Eunice Boeve


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Abraham Lincoln meeting Grace Bedell Posted 4/12/17

Dancing in the Rain posted 1-31-17

Hate/Prejudice Posted 1/3/17

The Angel Behind "It's a Wonderful Life" posted 11/30/16

"A Poll" - Which Would You Rather Be? Posted Nov 9, 2016

Fiorello LaGuardia posted Oct 4, 2016

The Hostage's Daughter (The Church of the Locked Door, part II) posted 9-4-16

The Church of the Locked Door posted 8-6-16

Coach Lou Little posted 7-3-16

Temple Grandin: The woman who helped make the world a kinder, gentler place posted 6-6-16

The Better Angels of Our Nature posted 4-28-2016

William Allen White Posted 3/3/16

There Was a Beaver Once posted 2/5/16

Swaddling clothes.... Posted 12/28/15

The Santa Claus of the Plains Posted 12-2-15

Our American Language posted 11-3-15

Jim Henson and Kermit the Frog posted 9-3-15

The Evil That Men Do posted 8/2/15

The Centering Corporation posted 6/2/15

A Holocaust Mother posted 4/30/15 Hilter's "Brave" Nazi soldiers Rounding up Women and Children posted 4/30/15

American Sniper, the movie, and Ben posted 2/28/15

Illustration for the Newspaper in Education Story, In the Shadow of Evil. Artist: Julie Peterson-Shea .... blog posted 2/1/15

Our Mothers, Edith Boeve and Hazel Goyen posted 1-1-15

An Old Christmas Card posted 11/21/2014

A block from Jimmy's Life Quilt posted 9/3/14

Emily Morgan photo courtesy of the Kansas State Historical Society posted 8/9/14

Dr, Edith Eva Eger posted 7/11/14

Daisies are viewed by some as flowers, by others as weeds, depending on where you live. In Kansas, daisies can be tamed, in Montana, they are totally invasive, taking over fields and grazing lands. Posted 5/20/14

The top for this quilt was pieced by my grandmother and great aunts in Wyoming about 1915. My sister, Mabel, quilted it in Montana in 2003 (for me) and I have had it in my home in Kansas ever since. Someday it will go to my daughter, Kelly. Posted 4/22/14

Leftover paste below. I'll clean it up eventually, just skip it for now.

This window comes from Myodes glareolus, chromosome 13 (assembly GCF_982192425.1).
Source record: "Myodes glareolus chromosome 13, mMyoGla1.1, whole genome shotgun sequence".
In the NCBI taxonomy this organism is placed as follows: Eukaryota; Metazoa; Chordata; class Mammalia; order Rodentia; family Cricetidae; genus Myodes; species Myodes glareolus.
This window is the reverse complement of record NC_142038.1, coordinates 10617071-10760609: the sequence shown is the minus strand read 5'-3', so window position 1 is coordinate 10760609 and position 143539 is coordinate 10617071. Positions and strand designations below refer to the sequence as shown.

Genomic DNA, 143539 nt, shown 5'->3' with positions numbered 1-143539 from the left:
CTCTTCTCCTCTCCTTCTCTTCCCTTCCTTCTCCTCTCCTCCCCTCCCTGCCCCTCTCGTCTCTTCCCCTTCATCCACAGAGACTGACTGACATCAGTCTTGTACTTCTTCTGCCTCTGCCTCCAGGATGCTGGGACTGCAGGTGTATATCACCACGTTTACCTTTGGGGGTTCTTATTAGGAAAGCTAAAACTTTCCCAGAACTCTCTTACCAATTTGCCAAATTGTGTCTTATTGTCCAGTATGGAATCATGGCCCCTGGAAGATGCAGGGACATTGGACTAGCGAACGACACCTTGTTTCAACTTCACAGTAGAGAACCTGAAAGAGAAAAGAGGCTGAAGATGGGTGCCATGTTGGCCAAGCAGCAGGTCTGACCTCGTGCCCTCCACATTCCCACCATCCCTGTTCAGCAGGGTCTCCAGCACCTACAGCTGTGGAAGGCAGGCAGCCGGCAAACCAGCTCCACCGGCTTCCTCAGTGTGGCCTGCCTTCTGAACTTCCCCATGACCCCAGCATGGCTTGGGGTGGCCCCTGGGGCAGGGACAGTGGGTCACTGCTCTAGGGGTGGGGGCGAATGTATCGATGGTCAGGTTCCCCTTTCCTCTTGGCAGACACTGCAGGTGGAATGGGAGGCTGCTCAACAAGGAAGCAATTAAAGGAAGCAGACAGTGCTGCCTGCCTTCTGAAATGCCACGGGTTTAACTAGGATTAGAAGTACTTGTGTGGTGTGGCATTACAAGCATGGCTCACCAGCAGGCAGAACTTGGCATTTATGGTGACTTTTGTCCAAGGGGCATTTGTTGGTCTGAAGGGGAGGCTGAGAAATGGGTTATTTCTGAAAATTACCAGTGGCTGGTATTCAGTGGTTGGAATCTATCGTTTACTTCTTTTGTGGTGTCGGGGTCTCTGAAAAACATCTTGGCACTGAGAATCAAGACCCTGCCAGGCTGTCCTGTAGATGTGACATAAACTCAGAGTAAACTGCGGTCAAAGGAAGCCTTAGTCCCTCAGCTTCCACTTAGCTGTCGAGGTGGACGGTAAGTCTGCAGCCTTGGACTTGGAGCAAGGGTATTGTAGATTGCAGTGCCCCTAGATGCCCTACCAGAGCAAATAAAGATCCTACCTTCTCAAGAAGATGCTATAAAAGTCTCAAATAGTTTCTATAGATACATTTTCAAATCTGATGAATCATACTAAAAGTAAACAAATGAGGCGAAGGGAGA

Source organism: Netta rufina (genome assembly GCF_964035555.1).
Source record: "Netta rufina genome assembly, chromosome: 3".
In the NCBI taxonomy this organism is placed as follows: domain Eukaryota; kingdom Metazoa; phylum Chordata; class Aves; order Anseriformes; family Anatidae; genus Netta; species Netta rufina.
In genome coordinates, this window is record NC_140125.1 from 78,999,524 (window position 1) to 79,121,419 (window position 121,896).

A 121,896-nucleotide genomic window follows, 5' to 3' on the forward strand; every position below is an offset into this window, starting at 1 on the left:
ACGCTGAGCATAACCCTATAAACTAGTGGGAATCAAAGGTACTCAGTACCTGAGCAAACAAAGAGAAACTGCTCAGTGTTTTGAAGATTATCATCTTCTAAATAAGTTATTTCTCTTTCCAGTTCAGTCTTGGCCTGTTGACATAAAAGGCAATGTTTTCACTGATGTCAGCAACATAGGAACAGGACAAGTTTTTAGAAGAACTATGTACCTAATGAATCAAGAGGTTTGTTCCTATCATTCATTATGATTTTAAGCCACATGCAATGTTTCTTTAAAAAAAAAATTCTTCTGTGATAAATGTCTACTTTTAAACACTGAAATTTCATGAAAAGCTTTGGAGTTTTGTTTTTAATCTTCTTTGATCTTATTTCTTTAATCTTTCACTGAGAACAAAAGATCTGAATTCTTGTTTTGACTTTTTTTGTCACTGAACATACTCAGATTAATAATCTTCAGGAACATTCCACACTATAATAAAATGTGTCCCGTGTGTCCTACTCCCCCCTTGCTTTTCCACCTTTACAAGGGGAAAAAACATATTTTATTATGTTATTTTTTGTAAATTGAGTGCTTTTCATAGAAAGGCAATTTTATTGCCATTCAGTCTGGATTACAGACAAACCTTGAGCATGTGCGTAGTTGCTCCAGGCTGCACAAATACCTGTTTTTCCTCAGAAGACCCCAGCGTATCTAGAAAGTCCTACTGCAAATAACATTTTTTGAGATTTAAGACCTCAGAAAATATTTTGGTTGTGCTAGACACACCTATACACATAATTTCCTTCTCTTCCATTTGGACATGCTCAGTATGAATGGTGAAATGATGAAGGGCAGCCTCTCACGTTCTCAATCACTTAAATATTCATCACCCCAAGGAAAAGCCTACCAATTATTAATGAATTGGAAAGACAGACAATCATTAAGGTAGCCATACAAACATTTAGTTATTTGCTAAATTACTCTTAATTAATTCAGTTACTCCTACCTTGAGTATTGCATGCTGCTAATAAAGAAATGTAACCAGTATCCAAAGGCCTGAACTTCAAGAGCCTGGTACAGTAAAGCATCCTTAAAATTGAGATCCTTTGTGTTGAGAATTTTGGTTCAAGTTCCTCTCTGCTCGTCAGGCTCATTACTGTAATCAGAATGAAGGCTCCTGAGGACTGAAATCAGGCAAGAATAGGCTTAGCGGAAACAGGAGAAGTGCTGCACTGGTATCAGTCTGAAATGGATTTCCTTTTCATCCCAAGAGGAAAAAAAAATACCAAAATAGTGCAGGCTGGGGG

Rosie the Riveter (She epitomized the women entering the work force in WWII) posted 3/17/14

The Fugates of Troublesome Creek posted 1/10/14

Orca Whales -- posted 11/13/13

Carmen Peone, Young Adult Author -- posted 10/5/13

Stealing Watermelons posted 8-15-13

Pet Crows - posted 7/25/13

The Next Big Thing - Books by Lee Rostadt and Janet Squires posted June 20, 2013

Robert Louis Stevenson "Some Fascinating Stories Concerning Life's End" posted 5/4/13

Olliff-Boeve Memorial Chapel posted April 7, 2013

Phillipsburg, Ks Photo by Shelia Roberts. posted Feb 28, 2013

Abraham Lincoln ---- posted 2/13/13

Emanciaption Proclamation posted 1-1-13

Santa in the window posted 12/7/12

Seth in "A Home For Us" artist Julie Peterson-Shea posted Nov. 7, 2012

"Betty Crocker" Ladies posted 10/8/12

My blue-eyed mother, Hazel E. Cline at 16 Posted 9-3-12

An Interview with Andrea Downing posted 7-31-12

In Cold Blood, a Kansas Murder Posted 7/1/12

Two Versions of an old Nursery Rhyme posted 6/4/12

Wicked Plants by Amy Stewart -- Posted 5/2/12

Boeve's Super Service Posted 4/3/12

Meg Justus, author of Repeating History Also see quick links on my Home page for Meg's website Posted 3/1/12

Boys of Baby Lager Camp playing chess, Photo by Ralph Morse, Life Magazine, posted 2/3/12

Hypnosis, once thought to be a sham, can be a vaulable tool to improve our lives. Posted Jan 2, 2012

Title: Atheists and Christmas ....... The painting of Jesus by Akiane Kramark age 8 posted Nov 30, 2011

Title: Autograph Books........Ron (my hus) then called Ronnie 8th grade 1945-46 - posted Nov 7, 2011

Title: Hobo Nickels........ carved by "Bo" George Washington Hughes - posted Oct. 2, 2011

The Buffalo Nickel

Title: Chief Standing Bear Posted 9/6/11

Title: Animal Meteorologists ........ Muffin age 6 posted 8/12/11

Title: The Sleep That is not a Sleep... Rip Van Winkle posted 7-4-11

Title: The Surviving/ Grieving Child - posted May 26, 2011

A Native American Tale posted April, 2011

Title: Embalming Bottles House - posted Mar. 29, 2011

Title: Memoirs and the "Now"in our lives - posted 2/21/11

Title: Even a Sparrow - My son, Ronnie, and the sparrow circa 1975 (note the dirt on Ronnie's chin) posted 1/27/11

Title: Women's suffrage Susanna M. Salter, age 27 Courtesy of the Kansas State Historical Society, posted 12/28/10

Title: Home on the Range - Brewster Higley's Cabin courtesy of the Kansas Sampler Foundation posted 10/7/10

Title: My sister's Dog - "Sadie" Posted 7/22/2010

Title: Comanche posted 6/28/10

Title: Moses Stocking - Mari Sandoz, 1896-1966 Library of Congress photo, posted 5/14/10

Title: Providence Spring, posted April 18, 2010

Title: Mary Fields - photo courtesy Wedsworth Library, Cascade, MT posted Mar. 17, 2010

Title: The Orphan Trains Photo courtesy of the National Orphan Train Complex, Concordia, KS - posted Feb. 21, 2010

Title: A Nez Perce Heroine -Lewis and Clark: Posted Jan. 2010

Title: Our Immigrant Ancestors - The SS Zaandam: Posted Dec. 29, 2009

Title: The Lowly Pencil - Some pencil pushers: Bro Larry (circled) & class 1946-47, Libby, Mt : posted Dec 7, 2009

Title: The Old Time Cowboy - Me with my Cowboy Daddy Posted Nov. 14, 2009

Title: Did you know? - A Hubble photo of the stars in the universe posted Oct 14, 2009